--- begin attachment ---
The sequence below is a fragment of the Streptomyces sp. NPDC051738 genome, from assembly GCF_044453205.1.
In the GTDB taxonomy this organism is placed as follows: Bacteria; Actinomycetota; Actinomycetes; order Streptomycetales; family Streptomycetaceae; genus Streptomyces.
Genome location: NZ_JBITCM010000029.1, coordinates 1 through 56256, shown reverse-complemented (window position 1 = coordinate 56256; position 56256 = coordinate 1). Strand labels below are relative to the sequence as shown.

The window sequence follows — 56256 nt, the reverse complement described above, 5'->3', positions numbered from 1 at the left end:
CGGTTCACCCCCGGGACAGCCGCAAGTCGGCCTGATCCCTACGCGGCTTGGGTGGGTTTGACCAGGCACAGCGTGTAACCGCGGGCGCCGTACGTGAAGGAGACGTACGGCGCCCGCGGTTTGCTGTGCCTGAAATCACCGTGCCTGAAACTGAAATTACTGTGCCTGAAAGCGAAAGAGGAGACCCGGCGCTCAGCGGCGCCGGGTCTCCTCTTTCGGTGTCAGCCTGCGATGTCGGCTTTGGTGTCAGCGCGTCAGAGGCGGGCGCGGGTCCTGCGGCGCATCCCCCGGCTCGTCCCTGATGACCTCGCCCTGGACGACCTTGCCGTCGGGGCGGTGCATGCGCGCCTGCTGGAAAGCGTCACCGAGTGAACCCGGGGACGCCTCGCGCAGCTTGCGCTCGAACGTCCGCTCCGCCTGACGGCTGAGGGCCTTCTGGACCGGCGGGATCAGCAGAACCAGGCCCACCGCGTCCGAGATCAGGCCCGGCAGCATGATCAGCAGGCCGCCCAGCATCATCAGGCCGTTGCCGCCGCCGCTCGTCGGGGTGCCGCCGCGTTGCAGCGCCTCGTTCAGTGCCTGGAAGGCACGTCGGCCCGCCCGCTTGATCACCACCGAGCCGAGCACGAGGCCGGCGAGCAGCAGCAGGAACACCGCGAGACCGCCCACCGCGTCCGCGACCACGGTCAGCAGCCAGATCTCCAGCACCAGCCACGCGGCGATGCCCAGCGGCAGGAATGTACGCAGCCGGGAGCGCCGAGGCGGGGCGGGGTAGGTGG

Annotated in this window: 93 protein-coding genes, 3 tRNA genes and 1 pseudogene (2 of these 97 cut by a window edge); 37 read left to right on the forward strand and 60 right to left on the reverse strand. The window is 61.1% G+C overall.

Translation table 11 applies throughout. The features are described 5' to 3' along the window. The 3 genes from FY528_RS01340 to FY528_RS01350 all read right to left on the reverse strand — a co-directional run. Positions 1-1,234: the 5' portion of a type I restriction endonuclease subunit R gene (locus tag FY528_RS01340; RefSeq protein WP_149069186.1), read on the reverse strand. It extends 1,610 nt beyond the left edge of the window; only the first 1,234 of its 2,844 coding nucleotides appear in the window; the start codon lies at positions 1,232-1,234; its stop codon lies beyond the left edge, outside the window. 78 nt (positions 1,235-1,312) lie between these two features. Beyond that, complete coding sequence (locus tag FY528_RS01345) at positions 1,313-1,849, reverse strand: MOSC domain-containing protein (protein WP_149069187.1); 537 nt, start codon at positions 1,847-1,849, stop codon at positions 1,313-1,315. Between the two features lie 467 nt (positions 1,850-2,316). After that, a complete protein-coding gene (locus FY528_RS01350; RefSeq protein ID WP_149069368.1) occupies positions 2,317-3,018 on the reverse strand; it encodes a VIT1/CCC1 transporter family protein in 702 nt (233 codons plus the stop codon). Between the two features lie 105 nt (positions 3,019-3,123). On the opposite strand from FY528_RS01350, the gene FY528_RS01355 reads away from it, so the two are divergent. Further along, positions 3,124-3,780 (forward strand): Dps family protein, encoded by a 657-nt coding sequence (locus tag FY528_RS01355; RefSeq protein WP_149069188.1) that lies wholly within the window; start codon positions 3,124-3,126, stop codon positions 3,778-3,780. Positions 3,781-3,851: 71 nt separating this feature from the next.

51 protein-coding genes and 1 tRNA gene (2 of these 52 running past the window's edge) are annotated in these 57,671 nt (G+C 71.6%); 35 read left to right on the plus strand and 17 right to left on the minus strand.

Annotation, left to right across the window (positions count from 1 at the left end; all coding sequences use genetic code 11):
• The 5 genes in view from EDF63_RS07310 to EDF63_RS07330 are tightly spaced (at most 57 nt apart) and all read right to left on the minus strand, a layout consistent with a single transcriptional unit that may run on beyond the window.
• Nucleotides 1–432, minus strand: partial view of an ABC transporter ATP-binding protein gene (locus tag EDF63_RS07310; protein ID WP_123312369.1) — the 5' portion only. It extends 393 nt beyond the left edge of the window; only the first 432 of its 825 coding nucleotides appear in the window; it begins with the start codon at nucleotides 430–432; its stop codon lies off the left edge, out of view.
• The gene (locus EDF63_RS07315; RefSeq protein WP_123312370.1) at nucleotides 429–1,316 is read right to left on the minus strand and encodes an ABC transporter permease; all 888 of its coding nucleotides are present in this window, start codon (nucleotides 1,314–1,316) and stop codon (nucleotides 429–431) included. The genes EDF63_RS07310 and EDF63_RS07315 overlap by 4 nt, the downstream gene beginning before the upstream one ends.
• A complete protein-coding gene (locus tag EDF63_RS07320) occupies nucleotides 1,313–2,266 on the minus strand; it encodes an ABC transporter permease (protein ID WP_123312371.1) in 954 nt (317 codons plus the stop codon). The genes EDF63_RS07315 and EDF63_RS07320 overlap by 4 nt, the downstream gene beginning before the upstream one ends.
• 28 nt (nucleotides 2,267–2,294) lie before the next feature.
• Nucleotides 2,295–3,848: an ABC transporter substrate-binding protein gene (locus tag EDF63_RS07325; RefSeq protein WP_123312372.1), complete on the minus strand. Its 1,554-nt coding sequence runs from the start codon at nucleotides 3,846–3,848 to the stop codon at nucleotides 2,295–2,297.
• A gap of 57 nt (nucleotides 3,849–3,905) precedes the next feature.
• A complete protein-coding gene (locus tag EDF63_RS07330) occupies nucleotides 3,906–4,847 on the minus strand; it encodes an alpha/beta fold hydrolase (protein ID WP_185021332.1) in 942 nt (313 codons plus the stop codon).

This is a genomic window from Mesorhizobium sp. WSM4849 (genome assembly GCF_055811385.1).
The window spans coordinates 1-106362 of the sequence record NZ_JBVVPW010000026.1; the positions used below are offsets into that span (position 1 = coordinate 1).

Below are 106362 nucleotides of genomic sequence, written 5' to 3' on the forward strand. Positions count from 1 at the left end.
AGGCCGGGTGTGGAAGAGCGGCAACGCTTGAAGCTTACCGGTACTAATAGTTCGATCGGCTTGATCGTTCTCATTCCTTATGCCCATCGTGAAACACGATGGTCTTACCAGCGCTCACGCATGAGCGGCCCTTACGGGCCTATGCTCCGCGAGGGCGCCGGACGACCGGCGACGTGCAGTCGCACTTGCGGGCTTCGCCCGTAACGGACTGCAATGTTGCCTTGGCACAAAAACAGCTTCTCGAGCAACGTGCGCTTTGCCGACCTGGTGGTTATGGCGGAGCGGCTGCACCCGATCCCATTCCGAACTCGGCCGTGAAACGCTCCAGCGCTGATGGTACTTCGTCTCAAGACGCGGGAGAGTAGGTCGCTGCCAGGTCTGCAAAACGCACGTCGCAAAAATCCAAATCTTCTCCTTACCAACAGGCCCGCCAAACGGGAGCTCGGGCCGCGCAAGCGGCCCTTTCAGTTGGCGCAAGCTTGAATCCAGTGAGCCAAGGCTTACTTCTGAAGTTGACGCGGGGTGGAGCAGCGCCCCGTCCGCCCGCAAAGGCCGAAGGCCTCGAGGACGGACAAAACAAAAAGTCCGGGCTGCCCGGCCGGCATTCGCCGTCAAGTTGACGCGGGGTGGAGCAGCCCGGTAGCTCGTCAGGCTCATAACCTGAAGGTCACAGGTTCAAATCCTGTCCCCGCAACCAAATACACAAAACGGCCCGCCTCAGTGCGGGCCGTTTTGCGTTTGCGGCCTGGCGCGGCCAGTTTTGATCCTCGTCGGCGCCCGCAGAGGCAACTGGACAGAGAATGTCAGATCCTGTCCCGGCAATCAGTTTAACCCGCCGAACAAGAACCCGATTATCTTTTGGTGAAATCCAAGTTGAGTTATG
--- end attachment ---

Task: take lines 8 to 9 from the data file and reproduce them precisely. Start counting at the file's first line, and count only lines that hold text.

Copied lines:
51 protein-coding genes and 1 tRNA gene (2 of these 52 running past the window's edge) are annotated in these 57,671 nt (G+C 71.6%); 35 read left to right on the plus strand and 17 right to left on the minus strand.

Annotation, left to right across the window (positions count from 1 at the left end; all coding sequences use genetic code 11):